June 28, 2022

Over the years, Rockaway Beach has earned the award as a synonym for resilience. Knowing this, Ivan Forde recently painted Seascape With the Fabulous Plant of Rejuvenation in the Abzu, a 5 by 90 meter mural on the corner of Rockaway Beach Boulevard and Beach 108th Street on the facade of the Rockaway Hotel. The work symbolizes “rejuvenation for NYC after the pandemic storm,” he said in a personal statement on his website.

Forde centered the cyanotype on the Mesopotamian poem “The Epic of Gilgamesh,” adding visual references to traditional healing elements associated with his own Guyanese heritage and that of the Lenape, the indigenous peoples who lived in the Rockaways centuries ago.

Created in partnership with Baxter Street CCNY and supported by the 7G Foundation and Facebook Open Arts, the Forde mural, which will be on view through the fall of 2022, is part of a series of public art initiatives the Rockaway Hotel aims to showcase to promote the feeling of renewal to pay tribute to the eventful past of the region.
MELISSA SMITH

Japan Cuts, the Japan Society’s annual survey of predominantly contemporary Japanese cinema, will again offer in-person screenings this year – at least for a handful of titles. Eight features will be shown in the theater from Friday to September 2nd. Some will be shown in the Society’s virtual cinema, film.japansociety.org, where additional titles will also be available to stream.

One possible discovery on the opening weekend is Yukiko Sode’s “Aristocrats” (screening on Saturday and August 26), a structurally surprising study of class stratification in Tokyo. Hanako (Mugi Kadowaki) wants to marry into a political family after a failed engagement.

The heart of Japan Cuts is a sneak preview of Kiyoshi Kurosawa’s beautiful World War I drama “Wife of a Spy” (screening on August 27 and online from Friday). The film, which opens in September and won the directing award in Venice last year, revolves around a woman in Kobe (Yu Aoi) who suspects her secretive husband (Issey Takahashi) and his business trip to Manchuria.

For theatrical performances, those present must wear masks and provide proof of vaccination.
BEN KENIGSBERG

CHILDREN

Some of the animals at the Bronx Zoo this summer are creatures you’d rather find in the local library, including a blue horse and a very famous – and very hungry – caterpillar.

They are the creations of Eric Carle, the popular children’s author and illustrator who died in May. Set at the zoo Friday through Sunday through August 29, Eric Carle’s World of Wildlife features many of the same giant, intriguing dolls that Rockefeller Productions previously featured in its anthology The Very Hungry Caterpillar Show.

Now, however, the company is presenting four stories separately, all free with zoo entry (tickets must be reserved in advance): “The Very Hungry Caterpillar” in Giraffe Corner; “Brown Bear, Brown Bear, What Do You See?” And “The Artist Who Painted a Blue Horse” in Grizzly Corner; and the American premiere of “The Very Busy Spider” at Astor Court. After the 15-minute shows, which start at 11 am and run at different times of the day – the last one starts at 4 pm – there is an opportunity to get to know the cast.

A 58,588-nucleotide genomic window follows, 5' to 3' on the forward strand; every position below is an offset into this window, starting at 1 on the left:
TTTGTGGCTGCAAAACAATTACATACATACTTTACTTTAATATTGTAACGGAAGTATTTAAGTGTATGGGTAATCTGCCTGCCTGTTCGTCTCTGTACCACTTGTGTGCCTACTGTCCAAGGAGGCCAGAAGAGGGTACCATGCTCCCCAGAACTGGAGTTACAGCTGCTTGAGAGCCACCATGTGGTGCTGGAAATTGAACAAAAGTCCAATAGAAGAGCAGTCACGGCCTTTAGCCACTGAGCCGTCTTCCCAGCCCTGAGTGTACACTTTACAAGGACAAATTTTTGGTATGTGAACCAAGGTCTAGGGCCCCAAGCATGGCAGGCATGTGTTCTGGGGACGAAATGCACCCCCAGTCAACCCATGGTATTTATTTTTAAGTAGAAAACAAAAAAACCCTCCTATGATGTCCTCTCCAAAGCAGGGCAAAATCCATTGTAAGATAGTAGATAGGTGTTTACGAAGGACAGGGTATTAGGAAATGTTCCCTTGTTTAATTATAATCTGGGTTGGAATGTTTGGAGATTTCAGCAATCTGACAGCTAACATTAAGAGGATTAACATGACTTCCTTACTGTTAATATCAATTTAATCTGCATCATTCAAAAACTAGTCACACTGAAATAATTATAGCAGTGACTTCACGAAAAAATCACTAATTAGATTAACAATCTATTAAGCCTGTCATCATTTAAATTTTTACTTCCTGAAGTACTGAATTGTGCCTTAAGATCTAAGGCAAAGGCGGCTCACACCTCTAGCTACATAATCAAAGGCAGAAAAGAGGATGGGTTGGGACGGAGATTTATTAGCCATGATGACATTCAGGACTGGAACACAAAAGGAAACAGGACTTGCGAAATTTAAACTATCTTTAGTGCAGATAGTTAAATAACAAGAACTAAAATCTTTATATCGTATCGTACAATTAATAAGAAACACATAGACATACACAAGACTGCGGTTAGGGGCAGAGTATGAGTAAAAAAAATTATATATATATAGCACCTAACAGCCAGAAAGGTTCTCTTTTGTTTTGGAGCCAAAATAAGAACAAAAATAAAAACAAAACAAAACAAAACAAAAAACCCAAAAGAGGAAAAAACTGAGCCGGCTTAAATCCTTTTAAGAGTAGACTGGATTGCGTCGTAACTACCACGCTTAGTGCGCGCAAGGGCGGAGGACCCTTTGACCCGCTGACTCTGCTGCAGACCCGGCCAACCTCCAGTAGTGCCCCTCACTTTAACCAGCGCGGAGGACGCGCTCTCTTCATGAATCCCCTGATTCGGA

Visit on other days of the week? Be sure to see the zoo’s own Wildlife Theater troupe in shows about butterflies, bears and beetles.
LAUREL GRAVE

comedy

The Upright Citizens Brigade Theater is no longer stationary in New York, but its long-standing, popular showcase on Sunday evening, ASSSSCAT, has found a new home at Caveat, with one caveat: it is now called RaaaatScraps.

This newly named troupe enlivens ASSSSCAT’s improvisational format, inspired by anecdotes from a celebrity (when Raaaatscraps opened his residence at the Caveat on August 1st, Janeane Garofalo was his guest storyteller). Organized by Shannon O’Neill, and presented by the Squirrel Theater, the show features a rotating cast that includes two Squirrel board members – Michael Hartney and Corin Wells – and actors you can recognize by their scene-taking television roles such as Zach Cherry, Connor Ratliff and Peter Grosz.

This week’s star monologue will remain a surprise, but you can find out on Caveat or by livestreaming the performance, taped in Multicam HD, on Sunday at 7:30 p.m. door and $ 8 to access the stream. People who are present in person must show a vaccination card.
SEAN McCARTHY

jazz

Little Island, the man-made park and amphitheater off Manhattan’s Pier 55, has breathed new life into the pandemic art scene, thanks in particular to its month-long festival of public concerts titled NYC Free. While the music program is broad, the performances this weekend are full of world-class jazz talent. One of the highlights on Friday is a performance at 9.15 p.m. by Magos Herrera, a Mexican-American singer who oscillates between jazz, experimental classical music and Latin American folklore.

On Saturday at 7.30 p.m., the MacArthur award-winning saxophonist Miguel Zenón, whose quartet will perform excerpts from his homage to the famous Puerto Rican singer Ismael Rivera, as well as the virtuoso singer Cécile McLorin Salvant and the pianist Sullivan Fortner, both Grammy winners, will provide star power on Saturday playing in a duet at 9:15 a.m.

The program on Sunday includes a show by the versatile pianist Miki Hayama at 6:30 p.m. and a series of student performances from 8:45 a.m., presented by the Afro-Latin Jazz Alliance. Reservation lists for certain shows are full, but there are vantage points all over the park to see the stage. Visit littleisland.org for more information.
GIOVANNI RUSSONELLO